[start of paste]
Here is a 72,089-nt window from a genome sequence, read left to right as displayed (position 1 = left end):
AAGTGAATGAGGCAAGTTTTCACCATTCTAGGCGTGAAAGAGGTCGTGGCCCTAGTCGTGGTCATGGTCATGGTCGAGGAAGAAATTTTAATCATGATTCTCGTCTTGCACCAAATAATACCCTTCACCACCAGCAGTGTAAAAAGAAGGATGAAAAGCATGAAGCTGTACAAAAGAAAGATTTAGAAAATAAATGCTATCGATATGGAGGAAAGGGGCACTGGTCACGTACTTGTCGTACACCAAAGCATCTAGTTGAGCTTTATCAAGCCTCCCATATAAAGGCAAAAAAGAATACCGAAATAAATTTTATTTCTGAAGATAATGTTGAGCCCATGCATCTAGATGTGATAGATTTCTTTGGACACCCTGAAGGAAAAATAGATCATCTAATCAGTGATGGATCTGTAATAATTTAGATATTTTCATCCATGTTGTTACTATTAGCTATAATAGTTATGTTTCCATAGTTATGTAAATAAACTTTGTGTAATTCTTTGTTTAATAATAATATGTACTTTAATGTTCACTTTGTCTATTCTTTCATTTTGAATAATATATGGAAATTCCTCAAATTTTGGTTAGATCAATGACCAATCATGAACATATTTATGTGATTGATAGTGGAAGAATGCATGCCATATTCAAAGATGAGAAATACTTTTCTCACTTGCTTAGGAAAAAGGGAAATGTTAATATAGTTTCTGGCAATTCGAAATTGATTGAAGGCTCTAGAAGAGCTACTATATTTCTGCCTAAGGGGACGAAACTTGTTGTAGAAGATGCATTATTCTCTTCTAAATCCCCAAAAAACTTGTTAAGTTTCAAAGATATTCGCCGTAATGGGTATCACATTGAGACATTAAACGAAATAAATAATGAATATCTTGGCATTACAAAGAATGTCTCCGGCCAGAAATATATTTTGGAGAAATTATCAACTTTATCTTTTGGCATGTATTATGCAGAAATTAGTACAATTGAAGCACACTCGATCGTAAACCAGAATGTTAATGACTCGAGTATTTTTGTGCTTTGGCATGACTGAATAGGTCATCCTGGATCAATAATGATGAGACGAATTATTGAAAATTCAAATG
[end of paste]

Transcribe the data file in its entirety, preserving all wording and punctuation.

Here is a 72,089-nt window from a genome sequence, read left to right as displayed (position 1 = left end):
AAGTGAATGAGGCAAGTTTTCACCATTCTAGGCGTGAAAGAGGTCGTGGCCCTAGTCGTGGTCATGGTCATGGTCGAGGAAGAAATTTTAATCATGATTCTCGTCTTGCACCAAATAATACCCTTCACCACCAGCAGTGTAAAAAGAAGGATGAAAAGCATGAAGCTGTACAAAAGAAAGATTTAGAAAATAAATGCTATCGATATGGAGGAAAGGGGCACTGGTCACGTACTTGTCGTACACCAAAGCATCTAGTTGAGCTTTATCAAGCCTCCCATATAAAGGCAAAAAAGAATACCGAAATAAATTTTATTTCTGAAGATAATGTTGAGCCCATGCATCTAGATGTGATAGATTTCTTTGGACACCCTGAAGGAAAAATAGATCATCTAATCAGTGATGGATCTGTAATAATTTAGATATTTTCATCCATGTTGTTACTATTAGCTATAATAGTTATGTTTCCATAGTTATGTAAATAAACTTTGTGTAATTCTTTGTTTAATAATAATATGTACTTTAATGTTCACTTTGTCTATTCTTTCATTTTGAATAATATATGGAAATTCCTCAAATTTTGGTTAGATCAATGACCAATCATGAACATATTTATGTGATTGATAGTGGAAGAATGCATGCCATATTCAAAGATGAGAAATACTTTTCTCACTTGCTTAGGAAAAAGGGAAATGTTAATATAGTTTCTGGCAATTCGAAATTGATTGAAGGCTCTAGAAGAGCTACTATATTTCTGCCTAAGGGGACGAAACTTGTTGTAGAAGATGCATTATTCTCTTCTAAATCCCCAAAAAACTTGTTAAGTTTCAAAGATATTCGCCGTAATGGGTATCACATTGAGACATTAAACGAAATAAATAATGAATATCTTGGCATTACAAAGAATGTCTCCGGCCAGAAATATATTTTGGAGAAATTATCAACTTTATCTTTTGGCATGTATTATGCAGAAATTAGTACAATTGAAGCACACTCGATCGTAAACCAGAATGTTAATGACTCGAGTATTTTTGTGCTTTGGCATGACTGAATAGGTCATCCTGGATCAATAATGATGAGACGAATTATTGAAAATTCAAATG